• Play supports hosting within Apache/Tomcat if we need to use Apache/Tomcat as the front-end server.
mapguide4j is basically the current MapGuide Web Tier + lots of extra web services. Or so that was the plan.

So let's cover the various bits of the mapguide4j Web Tier.

mapagent/AJAX Viewer

This was the most crucial piece of the Web Tier. We needed a mapagent-compatible http interface so that client applications like Maestro can operate against mapguide4j with no modifications, and the quickest way to verify that we have a working mapagent is to bring across the AJAX viewer as well.

The first attempt at replicating the mapagent was to painstakingly map each http operation to its respective implementation (as I pictured it in my mind) using what's available in the MapGuide API. Of course, we then hit the problem of some key viewer operations that cannot be implemented this way. This was when I discovered the true purpose of MgHttpRequest and MgHttpResponse which then lit the proverbial light-bulb and made replicating the http mapagent dead simple.

The AJAX viewer was a simple transplant of the JSP code in the existing Java AJAX viewer to fit within the MVC paradigm of the Play Framework. It does 90% of what the existing AJAX viewer does (the missing 10% is esoteric commands and functionality that's not really used or not implemented, which anyone interested will have to fill in the blanks later on).

The end result is we have a 90% functional AJAX viewer within the Play Framework with a fully-compatible mapagent that can serve requests from existing http client applications like Maestro with little/no compatibility problems.

REST interface

This is where the bulk of the what's unique about mapguide4j lies in. The REST-ful interface is modeled on previous discussions about a theoretical REST-ful web service for MapGuide. If you're wondering if we're duplicating functionality that already exists in GeoREST, we're not actually.

GeoREST is about REST-ification of individual MapGuide Feature Sources and FDO connections. mapguide4j's REST interface is about the REST-ificiation of the mapagent endpoint itself, to be able to tap into a similar set of operations and services in a REST-ful manner through clean, well-defined URLs, where standard HTTP verbs (POST, GET, PUT, DELETE) conceptually map to creation/reading/updating/deletion of associated repository and feature data.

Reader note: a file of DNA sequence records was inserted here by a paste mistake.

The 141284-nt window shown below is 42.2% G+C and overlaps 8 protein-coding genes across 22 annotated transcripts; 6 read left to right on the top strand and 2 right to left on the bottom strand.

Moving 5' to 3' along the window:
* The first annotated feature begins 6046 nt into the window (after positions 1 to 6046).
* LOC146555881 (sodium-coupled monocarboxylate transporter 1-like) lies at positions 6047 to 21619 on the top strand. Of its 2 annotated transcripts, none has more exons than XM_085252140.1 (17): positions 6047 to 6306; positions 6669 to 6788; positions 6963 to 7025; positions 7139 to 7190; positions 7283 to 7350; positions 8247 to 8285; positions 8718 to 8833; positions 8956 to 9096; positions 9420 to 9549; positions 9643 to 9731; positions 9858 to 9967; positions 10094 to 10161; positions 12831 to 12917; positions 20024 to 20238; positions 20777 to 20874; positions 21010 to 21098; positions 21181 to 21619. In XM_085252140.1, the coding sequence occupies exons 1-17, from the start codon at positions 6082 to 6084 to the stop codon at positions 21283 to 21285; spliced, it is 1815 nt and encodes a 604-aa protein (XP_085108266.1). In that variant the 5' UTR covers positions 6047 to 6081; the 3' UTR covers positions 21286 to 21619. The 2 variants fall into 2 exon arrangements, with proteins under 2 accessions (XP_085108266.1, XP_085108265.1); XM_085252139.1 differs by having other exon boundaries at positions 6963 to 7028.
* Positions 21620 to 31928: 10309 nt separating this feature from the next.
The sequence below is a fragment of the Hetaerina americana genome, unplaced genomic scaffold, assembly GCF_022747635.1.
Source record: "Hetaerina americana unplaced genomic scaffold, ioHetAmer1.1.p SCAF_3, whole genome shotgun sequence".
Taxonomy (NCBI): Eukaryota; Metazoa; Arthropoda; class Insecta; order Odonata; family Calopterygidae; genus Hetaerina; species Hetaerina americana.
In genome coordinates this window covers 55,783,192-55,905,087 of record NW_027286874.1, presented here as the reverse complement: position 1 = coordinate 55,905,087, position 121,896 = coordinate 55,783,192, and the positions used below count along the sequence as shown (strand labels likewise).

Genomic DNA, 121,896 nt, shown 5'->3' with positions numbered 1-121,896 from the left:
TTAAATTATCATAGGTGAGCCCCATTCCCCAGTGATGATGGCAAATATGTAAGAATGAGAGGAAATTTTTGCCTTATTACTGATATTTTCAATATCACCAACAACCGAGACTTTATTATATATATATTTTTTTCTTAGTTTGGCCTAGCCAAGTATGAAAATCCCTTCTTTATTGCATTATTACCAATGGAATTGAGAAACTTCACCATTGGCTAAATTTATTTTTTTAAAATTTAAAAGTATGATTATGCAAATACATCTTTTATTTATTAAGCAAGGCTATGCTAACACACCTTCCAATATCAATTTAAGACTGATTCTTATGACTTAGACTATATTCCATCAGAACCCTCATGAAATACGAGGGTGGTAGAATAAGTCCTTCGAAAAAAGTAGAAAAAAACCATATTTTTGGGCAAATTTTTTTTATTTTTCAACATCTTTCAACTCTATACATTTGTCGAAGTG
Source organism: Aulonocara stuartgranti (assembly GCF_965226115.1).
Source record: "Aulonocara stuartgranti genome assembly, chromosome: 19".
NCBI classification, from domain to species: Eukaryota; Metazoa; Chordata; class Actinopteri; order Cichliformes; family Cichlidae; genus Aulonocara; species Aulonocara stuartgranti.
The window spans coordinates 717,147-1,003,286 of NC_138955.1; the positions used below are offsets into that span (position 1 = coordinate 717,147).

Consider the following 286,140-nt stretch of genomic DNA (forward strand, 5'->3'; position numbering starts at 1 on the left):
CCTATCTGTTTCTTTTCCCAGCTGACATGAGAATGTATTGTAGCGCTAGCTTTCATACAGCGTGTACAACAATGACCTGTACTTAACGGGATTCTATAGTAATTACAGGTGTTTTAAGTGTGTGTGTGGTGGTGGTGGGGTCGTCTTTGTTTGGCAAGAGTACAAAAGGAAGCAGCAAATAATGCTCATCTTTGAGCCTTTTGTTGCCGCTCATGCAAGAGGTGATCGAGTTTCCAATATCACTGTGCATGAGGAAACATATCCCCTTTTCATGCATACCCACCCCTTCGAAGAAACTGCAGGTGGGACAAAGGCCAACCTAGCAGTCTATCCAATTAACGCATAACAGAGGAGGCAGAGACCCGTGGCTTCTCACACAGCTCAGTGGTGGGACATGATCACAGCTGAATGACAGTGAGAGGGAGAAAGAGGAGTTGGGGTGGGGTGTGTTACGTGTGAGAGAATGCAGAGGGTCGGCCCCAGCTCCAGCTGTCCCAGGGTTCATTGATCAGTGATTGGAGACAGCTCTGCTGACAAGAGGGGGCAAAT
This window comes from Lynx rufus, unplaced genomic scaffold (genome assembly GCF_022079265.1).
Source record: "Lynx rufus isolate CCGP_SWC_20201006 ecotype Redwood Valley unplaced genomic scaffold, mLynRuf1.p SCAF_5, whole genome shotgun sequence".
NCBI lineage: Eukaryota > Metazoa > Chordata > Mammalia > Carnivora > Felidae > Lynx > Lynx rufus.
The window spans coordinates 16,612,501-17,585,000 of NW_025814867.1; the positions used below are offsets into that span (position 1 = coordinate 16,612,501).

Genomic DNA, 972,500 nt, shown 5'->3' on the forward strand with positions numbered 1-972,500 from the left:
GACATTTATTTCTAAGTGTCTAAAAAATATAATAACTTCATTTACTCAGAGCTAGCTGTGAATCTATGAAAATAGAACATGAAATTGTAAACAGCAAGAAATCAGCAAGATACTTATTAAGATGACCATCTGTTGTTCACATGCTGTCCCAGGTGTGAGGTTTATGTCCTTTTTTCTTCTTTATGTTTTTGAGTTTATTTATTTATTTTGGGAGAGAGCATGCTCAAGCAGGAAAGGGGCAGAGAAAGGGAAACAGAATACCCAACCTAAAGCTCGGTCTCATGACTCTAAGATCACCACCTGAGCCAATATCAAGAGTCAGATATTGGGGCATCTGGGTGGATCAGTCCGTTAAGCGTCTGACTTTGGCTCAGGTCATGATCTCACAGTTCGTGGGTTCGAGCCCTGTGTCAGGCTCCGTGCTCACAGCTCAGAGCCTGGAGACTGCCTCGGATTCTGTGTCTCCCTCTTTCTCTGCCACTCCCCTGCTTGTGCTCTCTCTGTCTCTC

So to illustrate how this works we'll illustrate with the Sheboygan dataset. Here's the resource structure for reference

The mapguide4j REST interface resides under the URL of http://localhost:9000/mapguide/rest

All REST-ful URLs are relative to this base URL. All URL access require a session id parameter passed in or passing standard http authentication

The mapguide4j REST interface has several base URLs under the main base URL:
  • Site Repository access: http://localhost:9000/mapguide/rest/library
  • FDO Provider Registry: http://localhost:9000/mapguide/rest/providers
  • Coordinate System Catalog: http://localhost:9000/mapguide/rest/coordsys
  • Site Admin: http://localhost:9000/mapguide/rest/site
Example REST URLs

MapGuide resource ids already follow a pseudo URI syntax, so the restful URL to a given resource is simply tacking on the path component of the resource and then tacking on various suffixes depending on the desired representation we want back.

So for example, if we wanted a resource listing for a folder, we tack on a /list suffix which will return an XML response by default. For example, if we wanted to list the resources under the root directory, the request would be like this

GET http://localhost:9000/mapguide/rest/library/list

We can tack on specific file extensions for specific representations, so the above request can also be represented as

GET http://localhost:9000/mapguide/rest/library/list.xml

For JSON the request would be:

GET http://localhost:9000/mapguide/rest/library/list.json

List representations are also available in HTML

GET http://localhost:9000/mapguide/rest/library/list.html

It is through the HTML representation that allows us to have a basic rudimentary repository browser to navigate through the repository in the web browser

The HTML representation is also a convenient way to "explore" the other various representations as they are all conveniently hyperlinked for you.

For accessing individual resource content, we tack on a /content suffix. For example if we wanted the resource content of Library://Samples/Sheboygan/Data/Parcels.FeatureSource the request would look like

GET http://localhost:9000/mapguide/rest/library/Samples/Sheboygan/Data/Parcels.FeatureSource/content

Again, we can plug in the desired file extension for certain representations

GET http://localhost:9000/mapguide/rest/library/Samples/Sheboygan/Data/Parcels.FeatureSource/content.xml